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Recently, Richard has organized and facilitated two community wide conversations in the area of justice – Civil Rights: Policing, Discretion and Race, and Not Guilty, a forum that examined police conduct in the Eurie Stamps and DJ Henry incidents. Richard is a proud recipient of the NAACP Education Excellence Award and the Cambridge Peace and Justice Award.
As a School Committee member, Richard’s bold, effective leadership included serving as Vice-Chair and co-chairing the Budget Committee and Contract Negotiations. Richard has co-chaired the Kids Council and brought his leadership to the Neighborhood Safety Task Force’s Employment Sub-Committee. Richard currently runs the Men of Color Health Initiative and is a program consultant to the job training program, CambridgeWorks. Richard attended the Kennedy Elementary school, received his high school diploma from Cambridge Rindge and Latin High School and is a graduate of Fitchburg State College. His daughter is a 2015 graduate of the Cambridge Public Schools.
Housing (in general) and Affordable Housing (in particular) – priorities, plans, proposals
The attack on and degradation of working families is unacceptable, some of our policies exacerbate the problems these families are facing and we have to find ways to support working families. We need creative solutions for affordable and low income housing with a clear understanding of who we are trying to serve – both low income residents and middle income families. With over 3000 people waiting on a stagnant housing list, we have to be proactive in increasing the number of affordable units.
Many of the projects that have been pushed through have needed relief through special permits and variances. This relief should come with benefits for the neighborhoods and community residents. The city must have the goal of building more family friendly affordable housing within the inclusionary housing and not micro units. We cannot allow developers to exploit this loophole.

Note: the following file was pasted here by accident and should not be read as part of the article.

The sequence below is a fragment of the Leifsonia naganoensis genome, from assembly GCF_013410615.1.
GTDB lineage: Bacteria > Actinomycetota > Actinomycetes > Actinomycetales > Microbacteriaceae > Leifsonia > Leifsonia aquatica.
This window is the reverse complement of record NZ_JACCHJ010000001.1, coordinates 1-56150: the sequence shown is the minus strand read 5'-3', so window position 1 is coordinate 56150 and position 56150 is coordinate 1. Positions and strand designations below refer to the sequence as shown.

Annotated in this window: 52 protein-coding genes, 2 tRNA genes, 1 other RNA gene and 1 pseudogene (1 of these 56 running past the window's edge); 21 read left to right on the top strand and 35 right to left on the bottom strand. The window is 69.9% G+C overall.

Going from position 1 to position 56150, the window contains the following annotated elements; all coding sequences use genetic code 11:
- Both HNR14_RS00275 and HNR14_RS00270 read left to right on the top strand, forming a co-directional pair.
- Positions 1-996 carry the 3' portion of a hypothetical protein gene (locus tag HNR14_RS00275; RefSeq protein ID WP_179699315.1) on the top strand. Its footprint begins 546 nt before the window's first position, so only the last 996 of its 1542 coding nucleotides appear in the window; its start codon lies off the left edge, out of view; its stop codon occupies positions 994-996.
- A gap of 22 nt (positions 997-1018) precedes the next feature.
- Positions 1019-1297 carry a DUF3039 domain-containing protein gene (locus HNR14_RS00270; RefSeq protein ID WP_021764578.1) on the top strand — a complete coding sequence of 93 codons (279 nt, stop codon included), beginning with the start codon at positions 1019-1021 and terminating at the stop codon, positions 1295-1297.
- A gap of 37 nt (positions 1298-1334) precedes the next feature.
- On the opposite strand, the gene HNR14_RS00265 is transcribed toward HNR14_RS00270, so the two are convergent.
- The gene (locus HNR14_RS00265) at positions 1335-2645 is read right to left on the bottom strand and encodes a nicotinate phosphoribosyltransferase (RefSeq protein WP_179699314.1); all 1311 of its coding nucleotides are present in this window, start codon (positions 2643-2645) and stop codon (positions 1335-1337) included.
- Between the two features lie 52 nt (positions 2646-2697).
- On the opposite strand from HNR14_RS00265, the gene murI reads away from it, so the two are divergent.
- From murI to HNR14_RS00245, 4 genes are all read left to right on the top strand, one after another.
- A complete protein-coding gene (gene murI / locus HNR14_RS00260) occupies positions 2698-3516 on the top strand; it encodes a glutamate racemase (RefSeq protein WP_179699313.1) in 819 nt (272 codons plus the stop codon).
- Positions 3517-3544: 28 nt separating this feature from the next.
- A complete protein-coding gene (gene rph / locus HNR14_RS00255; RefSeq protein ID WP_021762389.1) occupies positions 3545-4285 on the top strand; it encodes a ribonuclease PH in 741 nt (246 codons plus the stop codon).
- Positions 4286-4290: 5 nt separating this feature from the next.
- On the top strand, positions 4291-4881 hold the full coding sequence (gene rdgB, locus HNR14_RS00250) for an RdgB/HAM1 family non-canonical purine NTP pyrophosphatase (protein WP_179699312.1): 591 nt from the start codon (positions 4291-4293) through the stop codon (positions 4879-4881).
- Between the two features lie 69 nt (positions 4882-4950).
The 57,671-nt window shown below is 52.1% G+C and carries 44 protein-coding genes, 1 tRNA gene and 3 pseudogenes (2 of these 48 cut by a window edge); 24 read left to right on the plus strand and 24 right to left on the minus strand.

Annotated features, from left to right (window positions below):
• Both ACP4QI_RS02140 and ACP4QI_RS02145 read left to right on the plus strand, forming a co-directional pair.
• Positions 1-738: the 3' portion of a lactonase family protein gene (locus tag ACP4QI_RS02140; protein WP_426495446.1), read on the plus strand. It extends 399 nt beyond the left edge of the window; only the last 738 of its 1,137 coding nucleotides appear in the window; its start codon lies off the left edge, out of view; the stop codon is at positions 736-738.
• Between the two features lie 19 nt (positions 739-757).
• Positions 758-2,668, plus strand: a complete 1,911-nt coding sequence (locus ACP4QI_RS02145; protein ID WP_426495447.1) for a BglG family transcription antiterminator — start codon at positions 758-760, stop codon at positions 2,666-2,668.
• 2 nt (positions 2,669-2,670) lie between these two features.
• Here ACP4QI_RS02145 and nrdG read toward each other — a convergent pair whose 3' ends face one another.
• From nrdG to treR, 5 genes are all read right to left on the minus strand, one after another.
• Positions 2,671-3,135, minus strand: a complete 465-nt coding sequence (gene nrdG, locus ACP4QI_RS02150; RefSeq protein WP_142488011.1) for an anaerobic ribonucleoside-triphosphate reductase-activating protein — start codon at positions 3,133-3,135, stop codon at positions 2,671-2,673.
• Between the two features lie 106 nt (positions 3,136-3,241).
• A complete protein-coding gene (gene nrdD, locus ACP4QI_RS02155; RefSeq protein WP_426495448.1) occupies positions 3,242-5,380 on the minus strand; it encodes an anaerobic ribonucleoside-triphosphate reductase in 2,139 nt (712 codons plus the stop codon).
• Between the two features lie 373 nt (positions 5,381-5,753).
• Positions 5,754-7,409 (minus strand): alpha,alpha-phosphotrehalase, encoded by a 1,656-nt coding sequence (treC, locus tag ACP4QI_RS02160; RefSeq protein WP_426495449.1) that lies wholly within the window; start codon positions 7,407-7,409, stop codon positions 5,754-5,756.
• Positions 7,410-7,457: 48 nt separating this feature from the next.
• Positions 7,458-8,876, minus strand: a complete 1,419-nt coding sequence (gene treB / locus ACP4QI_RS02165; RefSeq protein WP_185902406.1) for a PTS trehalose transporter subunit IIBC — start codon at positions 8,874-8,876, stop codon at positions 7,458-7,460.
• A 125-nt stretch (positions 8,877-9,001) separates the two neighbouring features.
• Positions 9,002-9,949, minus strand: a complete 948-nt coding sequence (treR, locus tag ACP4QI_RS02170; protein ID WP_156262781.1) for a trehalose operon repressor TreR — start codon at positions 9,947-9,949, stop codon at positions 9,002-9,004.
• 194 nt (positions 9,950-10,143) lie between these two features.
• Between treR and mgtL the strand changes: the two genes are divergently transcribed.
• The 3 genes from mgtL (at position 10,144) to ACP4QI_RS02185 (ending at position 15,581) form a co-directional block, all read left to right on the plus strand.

We need to explore raising the inclusionary zoning guidelines to 25% within certain parameters and ensure that qualifying units are family sized and not micro units. We must find ways to work with developers such as those in the North Point, Alewife and Volpe projects to create more affordable housing and still use our values to determine what is needed and connect these projects on the periphery to the community.
Another idea is to increase the tax incentives/relief for neighborhood friendly affordable housing such as PortLanding and Immaculate Conception. Vail court needs to be an opportunity to see these policies, our community values and the need for affordable housing working together.
Economic Development and Retail Viability
One idea to support retail viability is to pilot a 4 am license for a small number of current license holder in the squares. With the advent of the Winn Casino in Everett, local businesses will feel the pinch of having a dining and entertainment juggernaut in the area. For Cambridge to compete as a world class city it must have the amenities and possibilities this would provide. This pilot program would allow us to test the pros and cons of the changes to our entertainment and dining zones.